Those old Bretton wood institutions prescriptions for curing currency depreciation including currency devaluation, reckless collapsing of banks, injection of foreign currencies etc have never given nations permanent solution to their currency crisis and deteriorating economies. In fact, these prescriptions were exactly the same Bretton wood institutions’ arguments, and their Ghanaian supporters, in defence of the structural adjustment programme in the early 80s. Lending credence to this argument was IMF czar, Christiane Largarde, who in early 2012 justified her position on devaluation in some West African States with this argument
We were spoon fed with this argument in elementary and intermediate economics classes,yet it still appears to make a lot of sense. When will this child grow up? If President Akufo-Addo is serious about strengthening the position of the cedi against, say the dollar, his government must make deliberate policies to diversify the economy, increased its productive base through youth entrepreneurship, innovation and stimulate demand for domestically made goods.
Solution to this problem is not cheap political rhetoric and bogus political projections. The Mahama administration encouraged and invested heavily in local Rice Production. Demand for locally produced rice has increased because of the support the administration gave the sector.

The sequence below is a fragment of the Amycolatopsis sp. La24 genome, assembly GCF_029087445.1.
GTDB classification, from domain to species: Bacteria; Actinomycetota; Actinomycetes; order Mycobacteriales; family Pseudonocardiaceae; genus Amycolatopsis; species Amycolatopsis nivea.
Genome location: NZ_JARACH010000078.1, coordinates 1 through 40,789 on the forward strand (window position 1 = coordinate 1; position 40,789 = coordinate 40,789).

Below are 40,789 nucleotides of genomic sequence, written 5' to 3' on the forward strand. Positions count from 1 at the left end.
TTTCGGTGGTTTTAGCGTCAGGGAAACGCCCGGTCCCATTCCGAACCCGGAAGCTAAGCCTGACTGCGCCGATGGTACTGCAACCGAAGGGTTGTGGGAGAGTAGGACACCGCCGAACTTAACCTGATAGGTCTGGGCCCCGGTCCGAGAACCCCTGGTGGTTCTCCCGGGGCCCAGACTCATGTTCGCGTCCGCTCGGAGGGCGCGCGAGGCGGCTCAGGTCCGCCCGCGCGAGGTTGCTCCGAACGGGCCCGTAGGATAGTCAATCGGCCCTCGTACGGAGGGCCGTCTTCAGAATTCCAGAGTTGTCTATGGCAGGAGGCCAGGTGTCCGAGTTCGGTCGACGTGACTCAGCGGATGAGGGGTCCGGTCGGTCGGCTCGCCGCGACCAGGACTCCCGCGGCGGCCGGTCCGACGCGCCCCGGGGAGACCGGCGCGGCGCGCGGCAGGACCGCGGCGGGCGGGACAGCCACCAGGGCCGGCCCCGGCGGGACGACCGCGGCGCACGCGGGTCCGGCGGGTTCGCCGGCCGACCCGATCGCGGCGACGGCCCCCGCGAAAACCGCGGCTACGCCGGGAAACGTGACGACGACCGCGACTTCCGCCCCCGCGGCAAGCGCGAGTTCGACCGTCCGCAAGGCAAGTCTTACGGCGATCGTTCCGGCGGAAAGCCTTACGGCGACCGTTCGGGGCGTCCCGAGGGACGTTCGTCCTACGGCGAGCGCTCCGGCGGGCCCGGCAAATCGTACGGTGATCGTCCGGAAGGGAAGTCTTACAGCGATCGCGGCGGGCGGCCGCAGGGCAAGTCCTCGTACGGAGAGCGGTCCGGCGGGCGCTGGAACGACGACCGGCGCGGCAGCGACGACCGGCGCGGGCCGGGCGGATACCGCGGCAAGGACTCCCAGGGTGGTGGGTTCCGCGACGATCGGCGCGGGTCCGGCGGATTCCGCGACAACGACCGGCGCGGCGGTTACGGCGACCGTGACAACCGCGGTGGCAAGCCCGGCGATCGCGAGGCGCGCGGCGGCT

President Mahama personally ensured that most of our road contracts went to our local contractors. Prices of our exports including gold, cocoa and oil dropped heavily on the global market. The Mahama administration did not pass that external pressure on Ghanaians. Through implementation of prudent measures the administration was able to absorb all the associated pressures. The NDC administration established the heritage and stabilization funds, the Exim Bank etc all in support of the cedi’s stabilization agenda. Some state agencies were granted permission to borrow on their own strength and pay back themselves. All these measures greatly reduced pressure on our reserves and the cedi.
Those adhoc steroid measures this administration intermittently introduce to check the cedi’s movement are not what the economy needs. High recurrent expenditure, implementation of populist policies (consumptive policies), weak revenue generation system, reckless borrowing by this administration undermine all remedial measures.
To understand the current movement, we must find out why the world bank and other renowned financial institutions predicted significant growth in the Ghanaian economy in 2017/18 in 2016. The world bank said its projection of 8+percent growth between 2017 and 2018 was based on investments the Mahama administration made in the oil and gas industry and other critical policies it implemented between 2014 and 2016. The cedi was rated the second most stable currency in the Sub Region, inflation began dropping sharply before the NPP took over and Ghana was rated the best place for doing business in West Africa because of the indicators enumerated above.
Source: Ohenenana Obonti Krow